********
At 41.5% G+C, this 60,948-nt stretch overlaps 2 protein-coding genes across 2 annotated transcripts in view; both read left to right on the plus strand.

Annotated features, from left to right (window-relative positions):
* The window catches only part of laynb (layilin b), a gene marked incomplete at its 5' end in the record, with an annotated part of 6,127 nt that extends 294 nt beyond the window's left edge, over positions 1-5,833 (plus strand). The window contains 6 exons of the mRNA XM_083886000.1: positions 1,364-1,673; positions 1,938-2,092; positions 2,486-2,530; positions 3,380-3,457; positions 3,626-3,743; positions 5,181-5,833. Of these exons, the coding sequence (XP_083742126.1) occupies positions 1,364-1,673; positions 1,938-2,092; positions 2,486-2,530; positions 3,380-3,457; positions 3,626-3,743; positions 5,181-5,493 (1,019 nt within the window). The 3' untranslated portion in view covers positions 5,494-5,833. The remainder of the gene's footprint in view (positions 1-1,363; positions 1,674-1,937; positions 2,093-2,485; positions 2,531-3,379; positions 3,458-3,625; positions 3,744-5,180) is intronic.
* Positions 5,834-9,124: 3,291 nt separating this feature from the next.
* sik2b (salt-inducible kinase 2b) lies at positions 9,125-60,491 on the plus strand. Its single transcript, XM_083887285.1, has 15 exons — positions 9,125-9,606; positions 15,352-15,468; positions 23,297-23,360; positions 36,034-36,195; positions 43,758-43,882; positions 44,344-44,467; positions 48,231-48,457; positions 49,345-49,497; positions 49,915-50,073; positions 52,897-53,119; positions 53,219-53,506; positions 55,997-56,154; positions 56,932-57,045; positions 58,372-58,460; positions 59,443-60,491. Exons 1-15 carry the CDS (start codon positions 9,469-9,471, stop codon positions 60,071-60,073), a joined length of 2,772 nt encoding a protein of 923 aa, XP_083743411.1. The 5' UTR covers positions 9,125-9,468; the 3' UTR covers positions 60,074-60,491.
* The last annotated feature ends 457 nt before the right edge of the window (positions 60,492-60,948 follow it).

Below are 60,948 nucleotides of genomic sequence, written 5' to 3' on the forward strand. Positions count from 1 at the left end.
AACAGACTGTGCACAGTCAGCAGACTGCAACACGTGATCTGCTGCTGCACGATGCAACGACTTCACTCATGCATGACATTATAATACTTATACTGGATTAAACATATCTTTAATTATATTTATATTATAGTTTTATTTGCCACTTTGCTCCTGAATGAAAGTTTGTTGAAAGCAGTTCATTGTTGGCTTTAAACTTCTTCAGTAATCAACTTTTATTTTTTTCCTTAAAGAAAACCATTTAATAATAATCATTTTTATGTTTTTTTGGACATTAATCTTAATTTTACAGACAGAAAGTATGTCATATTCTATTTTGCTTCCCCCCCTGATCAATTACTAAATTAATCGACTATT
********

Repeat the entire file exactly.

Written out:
At 41.5% G+C, this 60,948-nt stretch overlaps 2 protein-coding genes across 2 annotated transcripts in view; both read left to right on the plus strand.

Annotated features, from left to right (window-relative positions):
* The window catches only part of laynb (layilin b), a gene marked incomplete at its 5' end in the record, with an annotated part of 6,127 nt that extends 294 nt beyond the window's left edge, over positions 1-5,833 (plus strand). The window contains 6 exons of the mRNA XM_083886000.1: positions 1,364-1,673; positions 1,938-2,092; positions 2,486-2,530; positions 3,380-3,457; positions 3,626-3,743; positions 5,181-5,833. Of these exons, the coding sequence (XP_083742126.1) occupies positions 1,364-1,673; positions 1,938-2,092; positions 2,486-2,530; positions 3,380-3,457; positions 3,626-3,743; positions 5,181-5,493 (1,019 nt within the window). The 3' untranslated portion in view covers positions 5,494-5,833. The remainder of the gene's footprint in view (positions 1-1,363; positions 1,674-1,937; positions 2,093-2,485; positions 2,531-3,379; positions 3,458-3,625; positions 3,744-5,180) is intronic.
* Positions 5,834-9,124: 3,291 nt separating this feature from the next.
* sik2b (salt-inducible kinase 2b) lies at positions 9,125-60,491 on the plus strand. Its single transcript, XM_083887285.1, has 15 exons — positions 9,125-9,606; positions 15,352-15,468; positions 23,297-23,360; positions 36,034-36,195; positions 43,758-43,882; positions 44,344-44,467; positions 48,231-48,457; positions 49,345-49,497; positions 49,915-50,073; positions 52,897-53,119; positions 53,219-53,506; positions 55,997-56,154; positions 56,932-57,045; positions 58,372-58,460; positions 59,443-60,491. Exons 1-15 carry the CDS (start codon positions 9,469-9,471, stop codon positions 60,071-60,073), a joined length of 2,772 nt encoding a protein of 923 aa, XP_083743411.1. The 5' UTR covers positions 9,125-9,468; the 3' UTR covers positions 60,074-60,491.
* The last annotated feature ends 457 nt before the right edge of the window (positions 60,492-60,948 follow it).

Below are 60,948 nucleotides of genomic sequence, written 5' to 3' on the forward strand. Positions count from 1 at the left end.
AACAGACTGTGCACAGTCAGCAGACTGCAACACGTGATCTGCTGCTGCACGATGCAACGACTTCACTCATGCATGACATTATAATACTTATACTGGATTAAACATATCTTTAATTATATTTATATTATAGTTTTATTTGCCACTTTGCTCCTGAATGAAAGTTTGTTGAAAGCAGTTCATTGTTGGCTTTAAACTTCTTCAGTAATCAACTTTTATTTTTTTCCTTAAAGAAAACCATTTAATAATAATCATTTTTATGTTTTTTTGGACATTAATCTTAATTTTACAGACAGAAAGTATGTCATATTCTATTTTGCTTCCCCCCCTGATCAATTACTAAATTAATCGACTATT